MYEFO’s promising balance sheet due to the cuts made to welfare and universities
The Lib/Nats Coalition government’s mid-year budget update announced last week in its MYEFO (the amusing but confusing acronym for the Mid-Year Economic and Fiscal Outlook) loudly trumpeted a larger surplus of $10.2bn in 2020-21, revised up from $7.4bn, but the small print made it clear that this was due to new cuts to higher education and family payments.
The Turnbull government did its best to demonstrate that the larger than expected surplus was due to an improved economy, but the reality is very different.
For example, historically-weak wages growth is weighing on the budget, with wages in both the public and private sectors being more subdued than expected six months ago, with one consequence being that nominal GDP growth has been revised down to just 3.5% in 2017-18, from 4% in May.
More worryingly the government has used the end of year Treasury update to unveil cuts to welfare, family payments and new cuts to the university sector worth $2.1bn.
Indeed, the government has abandoned a higher education package outlined at the May budget and replaced it with cuts worth $2.1bn. The revised package will see students having to repay debts once their income reaches $45,000.
Thankfully many community sectors have not taken these cuts, which were sneaked through in the glow of its Bennelong by election (quasi) success, lying down
The Universities Australia chairwoman, Margaret Gardner, said the freeze amounted to a “real cut” in funding – due to inflation – even if universities simply maintain current student numbers.
“And for universities that are still growing their student numbers to meet the needs in their local communities and regional economies, this will be an even deeper cut,” she said.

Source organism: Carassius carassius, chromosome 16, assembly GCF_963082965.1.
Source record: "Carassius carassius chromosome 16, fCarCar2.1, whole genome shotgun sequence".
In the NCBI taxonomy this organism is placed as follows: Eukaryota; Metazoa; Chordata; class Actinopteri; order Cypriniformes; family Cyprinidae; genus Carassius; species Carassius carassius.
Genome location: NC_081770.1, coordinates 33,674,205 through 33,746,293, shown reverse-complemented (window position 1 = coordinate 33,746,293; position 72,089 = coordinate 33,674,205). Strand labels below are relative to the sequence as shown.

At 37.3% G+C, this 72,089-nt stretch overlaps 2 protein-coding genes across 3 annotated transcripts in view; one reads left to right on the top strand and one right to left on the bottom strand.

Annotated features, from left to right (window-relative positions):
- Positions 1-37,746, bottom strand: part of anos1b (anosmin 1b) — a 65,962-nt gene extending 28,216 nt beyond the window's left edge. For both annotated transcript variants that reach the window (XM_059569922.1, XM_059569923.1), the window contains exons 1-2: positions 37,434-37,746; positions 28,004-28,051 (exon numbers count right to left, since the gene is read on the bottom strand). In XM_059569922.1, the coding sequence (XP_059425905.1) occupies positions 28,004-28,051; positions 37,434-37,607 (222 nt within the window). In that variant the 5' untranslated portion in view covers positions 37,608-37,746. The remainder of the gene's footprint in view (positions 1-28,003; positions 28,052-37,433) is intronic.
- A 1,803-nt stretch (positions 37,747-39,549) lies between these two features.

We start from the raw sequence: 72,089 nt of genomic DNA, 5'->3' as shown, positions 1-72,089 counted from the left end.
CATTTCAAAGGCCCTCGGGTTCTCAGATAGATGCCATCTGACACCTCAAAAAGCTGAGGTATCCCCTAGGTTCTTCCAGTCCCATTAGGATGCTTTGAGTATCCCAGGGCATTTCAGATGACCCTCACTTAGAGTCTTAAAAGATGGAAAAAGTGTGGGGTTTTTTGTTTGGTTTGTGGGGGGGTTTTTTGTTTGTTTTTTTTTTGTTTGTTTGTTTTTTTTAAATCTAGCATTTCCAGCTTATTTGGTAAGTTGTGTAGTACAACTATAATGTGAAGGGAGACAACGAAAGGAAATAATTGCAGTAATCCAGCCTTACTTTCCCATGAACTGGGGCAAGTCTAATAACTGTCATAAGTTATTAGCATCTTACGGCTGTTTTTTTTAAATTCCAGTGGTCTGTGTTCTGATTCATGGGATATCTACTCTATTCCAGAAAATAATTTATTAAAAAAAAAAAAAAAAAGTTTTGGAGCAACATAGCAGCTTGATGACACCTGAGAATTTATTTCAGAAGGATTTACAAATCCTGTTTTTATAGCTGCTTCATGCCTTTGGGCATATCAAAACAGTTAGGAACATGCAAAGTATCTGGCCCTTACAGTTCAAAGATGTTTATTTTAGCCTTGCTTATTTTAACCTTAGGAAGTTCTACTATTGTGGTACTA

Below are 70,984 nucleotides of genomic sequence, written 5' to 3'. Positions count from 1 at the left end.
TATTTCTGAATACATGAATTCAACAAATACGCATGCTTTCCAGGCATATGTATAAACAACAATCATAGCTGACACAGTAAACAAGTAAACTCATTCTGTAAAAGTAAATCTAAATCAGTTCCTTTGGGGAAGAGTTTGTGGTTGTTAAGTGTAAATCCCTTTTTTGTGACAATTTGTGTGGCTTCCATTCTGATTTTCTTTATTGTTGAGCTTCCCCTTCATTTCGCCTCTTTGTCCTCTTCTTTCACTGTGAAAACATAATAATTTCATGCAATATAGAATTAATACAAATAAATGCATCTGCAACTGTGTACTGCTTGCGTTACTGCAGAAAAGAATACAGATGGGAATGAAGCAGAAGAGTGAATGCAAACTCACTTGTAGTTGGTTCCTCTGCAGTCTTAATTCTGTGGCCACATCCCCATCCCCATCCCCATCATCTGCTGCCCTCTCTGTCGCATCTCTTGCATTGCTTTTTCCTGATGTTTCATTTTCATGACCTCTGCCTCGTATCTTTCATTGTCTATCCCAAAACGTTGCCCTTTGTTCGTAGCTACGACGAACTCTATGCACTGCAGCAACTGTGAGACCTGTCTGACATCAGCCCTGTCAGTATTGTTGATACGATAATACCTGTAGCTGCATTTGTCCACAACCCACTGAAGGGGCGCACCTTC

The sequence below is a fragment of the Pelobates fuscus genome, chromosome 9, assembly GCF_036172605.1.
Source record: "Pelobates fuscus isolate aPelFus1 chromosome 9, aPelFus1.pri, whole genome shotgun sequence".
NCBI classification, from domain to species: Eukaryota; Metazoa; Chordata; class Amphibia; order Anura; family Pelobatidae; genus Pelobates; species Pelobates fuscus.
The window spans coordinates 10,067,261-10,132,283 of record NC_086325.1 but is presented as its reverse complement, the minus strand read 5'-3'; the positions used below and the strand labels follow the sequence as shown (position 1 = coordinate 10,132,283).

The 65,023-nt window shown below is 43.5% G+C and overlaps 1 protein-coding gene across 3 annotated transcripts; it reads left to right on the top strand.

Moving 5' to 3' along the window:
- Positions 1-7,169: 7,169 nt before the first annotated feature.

We in the Riverina need to note that Australians who live in regional areas are only half as likely to have a degree as city dwellers and would therefore be most likely to miss out.
The Group of Eight universities chair, Peter Høj, said the government was treating the sector like a “cash cow to be milked for budget cuts” rather than a means to improve the career opportunities of young people.
The shadow treasurer, Chris Bowen, accused the government of “mortgaging the future and attacking one of the sources of Australia’s long-term economic prosperity, our higher education sector”.
Australian Greens federal party room leader Richard Di Natali wasn’t afraid to call a spade a spade when he said that “The Turnbull Government has got just that little bit meaner with today’s budget, which unfairly targets young people, struggling families and newly arrived migrants with $6 billion in cuts.”
Truth is the Government would like us all to believe that everything is rosy, but here’s what they’re not telling you: wages remain stagnant, there’s a household debt-bomb ticking away, and inequality is growing because of the Coalition’s blind faith in trickle-down economics.
As Di Natali said, “The government has a choice: boost wages for people or give tax cuts to the few and hope for the best.”
Most of today’s politicians enjoyed a free university education, affordable housing and secure jobs with steady wage growth waiting for them when they graduated. None of this will be available to the current generation of young Australians unless we dramatically change course.